Film Review: ‘Blue Like Jazz’ by Bari Biern

Steve Taylor directs this indie film, adapted from a 2003 memoir by American author, Don Miller.   In Blue Like Jazz, nineteen-year-old Miller (Marshall Allman) is a dedicated parishioner who volunteers at his small Texan Baptist church until he discovers that his mother (Jenny Littleton) is having a fling with the married youth pastor (Jason Marsden). Don abruptly abandons his plan to return to a nearby Christian college and, instead, hightails it to Portland, Oregon, where his deadbeat Coltrane-listening dad has managed to enroll him at Reed College. There, Don attempts to abandon his faith and fully embrace the counter-culture of the small liberal arts institution. He befriends lesbians, participates in protests against bottled water and chain bookstores and, of course, ingests plenty of drugs and alcohol.

In the course of his existential crisis, he learns that everybody’s got an agenda, and hypocrisy is just as rampant among tree huggers as it is in religion. His journey ultimately brings him full circle and he and Jesus come to a reconciliation, of sorts.

Steve Taylor directs Blue Like Jazz with such a heavy hand that he could have subtitled the film, The Importance of Being Oh So Earnest.

The acting ranges from meh to adequate to competent, although Will McKenney, as Don’s hometown buddy, Jordan, brings a spark and poignancy to his character that lifts his performance head and shoulders above the actors portraying the flannel-shirted, pretentious college crowd.

Cinematographer Ben Pearson does his best with what clearly appears to be a teeny tiny indie budget, but many of the scenes, specifically those filmed  in Portland, look like disorganized flash mobs.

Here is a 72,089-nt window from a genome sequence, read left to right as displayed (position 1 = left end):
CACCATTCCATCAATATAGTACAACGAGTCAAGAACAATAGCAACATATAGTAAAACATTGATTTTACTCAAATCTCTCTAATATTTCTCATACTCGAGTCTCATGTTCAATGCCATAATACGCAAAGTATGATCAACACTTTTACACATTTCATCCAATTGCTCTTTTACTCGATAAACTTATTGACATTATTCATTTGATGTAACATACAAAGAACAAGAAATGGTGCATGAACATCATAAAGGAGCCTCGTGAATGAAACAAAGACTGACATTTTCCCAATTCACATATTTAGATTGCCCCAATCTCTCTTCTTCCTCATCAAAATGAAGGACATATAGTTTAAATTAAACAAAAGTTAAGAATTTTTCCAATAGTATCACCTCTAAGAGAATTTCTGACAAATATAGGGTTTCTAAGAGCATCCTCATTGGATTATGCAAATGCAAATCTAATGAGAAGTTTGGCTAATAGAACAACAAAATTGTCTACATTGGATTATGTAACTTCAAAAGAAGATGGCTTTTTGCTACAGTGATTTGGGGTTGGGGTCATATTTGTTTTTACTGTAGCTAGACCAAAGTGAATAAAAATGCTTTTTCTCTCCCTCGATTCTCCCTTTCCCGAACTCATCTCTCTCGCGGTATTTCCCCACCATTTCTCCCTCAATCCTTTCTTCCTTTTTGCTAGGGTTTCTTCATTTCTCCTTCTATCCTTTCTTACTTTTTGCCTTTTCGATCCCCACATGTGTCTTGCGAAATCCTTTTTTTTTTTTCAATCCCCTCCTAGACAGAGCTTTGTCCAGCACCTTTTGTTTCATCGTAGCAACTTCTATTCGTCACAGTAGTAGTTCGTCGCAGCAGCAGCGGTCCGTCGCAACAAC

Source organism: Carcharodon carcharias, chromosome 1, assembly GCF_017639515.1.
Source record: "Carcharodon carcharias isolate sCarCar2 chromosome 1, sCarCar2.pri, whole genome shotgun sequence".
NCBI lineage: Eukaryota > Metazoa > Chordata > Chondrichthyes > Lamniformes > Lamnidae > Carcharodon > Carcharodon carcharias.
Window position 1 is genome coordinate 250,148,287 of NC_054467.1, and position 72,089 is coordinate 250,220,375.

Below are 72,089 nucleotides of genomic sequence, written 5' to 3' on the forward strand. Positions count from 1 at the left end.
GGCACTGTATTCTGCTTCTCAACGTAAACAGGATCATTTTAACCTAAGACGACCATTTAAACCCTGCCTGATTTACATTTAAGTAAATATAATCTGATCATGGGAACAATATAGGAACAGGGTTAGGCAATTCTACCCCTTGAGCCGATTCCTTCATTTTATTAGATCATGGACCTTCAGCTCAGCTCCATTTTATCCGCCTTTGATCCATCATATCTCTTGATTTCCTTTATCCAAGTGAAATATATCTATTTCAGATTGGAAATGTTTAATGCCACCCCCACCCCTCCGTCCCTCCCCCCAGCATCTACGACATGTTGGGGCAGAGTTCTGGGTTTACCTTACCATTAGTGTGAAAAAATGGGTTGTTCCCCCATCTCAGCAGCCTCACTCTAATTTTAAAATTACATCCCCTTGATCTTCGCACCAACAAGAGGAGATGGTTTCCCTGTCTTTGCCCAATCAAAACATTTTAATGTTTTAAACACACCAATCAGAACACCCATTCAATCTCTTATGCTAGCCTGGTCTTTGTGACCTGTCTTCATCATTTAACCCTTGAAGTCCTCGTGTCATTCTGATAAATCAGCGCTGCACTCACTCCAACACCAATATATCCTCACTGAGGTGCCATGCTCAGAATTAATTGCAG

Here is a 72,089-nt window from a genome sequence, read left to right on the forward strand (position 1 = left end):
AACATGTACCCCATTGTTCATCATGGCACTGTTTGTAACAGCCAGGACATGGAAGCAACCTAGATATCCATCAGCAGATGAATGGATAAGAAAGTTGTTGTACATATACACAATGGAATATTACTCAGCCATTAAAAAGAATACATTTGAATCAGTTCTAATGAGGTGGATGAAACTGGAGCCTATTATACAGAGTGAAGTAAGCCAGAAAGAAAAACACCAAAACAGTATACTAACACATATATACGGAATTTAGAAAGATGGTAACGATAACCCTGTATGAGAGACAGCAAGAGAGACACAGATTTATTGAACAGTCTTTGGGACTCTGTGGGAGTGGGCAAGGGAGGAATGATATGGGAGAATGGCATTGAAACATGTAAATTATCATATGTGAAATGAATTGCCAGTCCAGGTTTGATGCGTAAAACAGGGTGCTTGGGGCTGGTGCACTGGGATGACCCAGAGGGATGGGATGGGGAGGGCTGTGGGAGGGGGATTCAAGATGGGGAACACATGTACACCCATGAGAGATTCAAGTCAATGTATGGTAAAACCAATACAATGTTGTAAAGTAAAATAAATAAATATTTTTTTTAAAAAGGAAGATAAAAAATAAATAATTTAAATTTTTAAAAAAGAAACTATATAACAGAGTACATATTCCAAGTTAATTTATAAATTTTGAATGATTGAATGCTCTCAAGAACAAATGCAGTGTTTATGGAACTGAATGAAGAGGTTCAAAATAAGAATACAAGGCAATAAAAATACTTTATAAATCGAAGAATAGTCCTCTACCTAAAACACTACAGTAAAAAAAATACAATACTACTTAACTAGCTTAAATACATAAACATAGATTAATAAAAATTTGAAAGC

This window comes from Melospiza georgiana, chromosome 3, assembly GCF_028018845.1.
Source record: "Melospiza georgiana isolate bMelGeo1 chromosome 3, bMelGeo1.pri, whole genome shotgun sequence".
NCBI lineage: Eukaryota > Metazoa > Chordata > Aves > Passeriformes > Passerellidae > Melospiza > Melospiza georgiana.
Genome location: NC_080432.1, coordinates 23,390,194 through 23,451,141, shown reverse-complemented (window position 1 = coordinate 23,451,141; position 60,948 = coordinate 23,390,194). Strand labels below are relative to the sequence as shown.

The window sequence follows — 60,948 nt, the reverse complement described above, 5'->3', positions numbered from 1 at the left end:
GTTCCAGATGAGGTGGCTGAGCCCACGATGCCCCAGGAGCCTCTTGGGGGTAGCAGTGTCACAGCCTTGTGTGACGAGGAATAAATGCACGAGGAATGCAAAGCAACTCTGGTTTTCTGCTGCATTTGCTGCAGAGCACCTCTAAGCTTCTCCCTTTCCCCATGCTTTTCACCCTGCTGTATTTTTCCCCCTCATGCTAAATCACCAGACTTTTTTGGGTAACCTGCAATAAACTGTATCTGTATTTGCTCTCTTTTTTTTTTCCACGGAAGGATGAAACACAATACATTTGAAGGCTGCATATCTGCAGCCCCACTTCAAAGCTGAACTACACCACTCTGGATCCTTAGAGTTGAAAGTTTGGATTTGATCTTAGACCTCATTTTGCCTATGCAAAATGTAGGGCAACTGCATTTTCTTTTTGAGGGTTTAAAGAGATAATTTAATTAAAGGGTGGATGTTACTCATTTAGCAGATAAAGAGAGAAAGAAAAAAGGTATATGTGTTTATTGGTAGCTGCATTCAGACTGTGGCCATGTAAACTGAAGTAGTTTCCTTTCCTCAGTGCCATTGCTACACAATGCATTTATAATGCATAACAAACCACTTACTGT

Justin Welborn and Marshall Allman in 'Blue Like Jazz.'

For all its noble philosophical intentions, Jazz Like Blue plays like a classroom project in filmmaking.  Perhaps Miller’s original memoir offers a more thoughtful, intimate and satisfying look at a young man’s crisis of faith.

Running Time: One hour and 46 minutes.

Blue Like Jazz is currently running at Regal Gallery Place Stadium (DC), AMC Hoffman Center 22 (Alexandria), Regal Cinema Bowie Crossing Stadium 14 (Bowie) and UA Fairfax Towne Center 10 (Fairfax).


Watch the trailer of Blue Like Jazz.

Blue Like Jazz website.


Previous article‘Come Fly Away’ at The Kennedy Center by David Friscic
Next articleHelen Hayes Awards Nominees Maximilien Baud, Noah Chiet, and Matthew DeLorenzo
Bari Biern
Bari Biern is an actress/playwright/lyricist whose first musical, 'A Dance Against Darkness: Living with AIDS' (with composer Roy Barber) was nominated for Helen Hayes Awards as Outstanding New Play and Outstanding Resident Musical. She wrote the lyrics for 'Riddle Me a Prince,' a children’s musical which premiered at Imagination Stage, with book by Ernie Joselovitz and Harry Bagdasian, and music by Emmy Award winner, Lenny Williams. She contributes lyrics to the political satire troupe, the Capitol Steps, and has been performing with them since 1993. Bari was the lyricist for the critically-acclaimed In Series production of 'The Marriage of Figaro: Las Vegas Version.' That opera (with dialogue by Elizabeth Pringle) was presented by Philadelphia’s Poor Richard’s Opera Company as part of the 2010 Philly Fringe Festival. Poor Richard’s also presented 'Gianni Schicchi,' featuring Bari’s English libretto. In 2011, Bari was the librettist for WAM2, a co-production of the In Series and the Washington Ballet. She also wrote the script for the In Series’ 'Arlen Blues & Berlin Ballads,' which premiered earlier this year. Bari has reviewed theatre and film in the DC area for WAMU-FM’s Metro Connection.


Please enter your comment!
Please enter your name here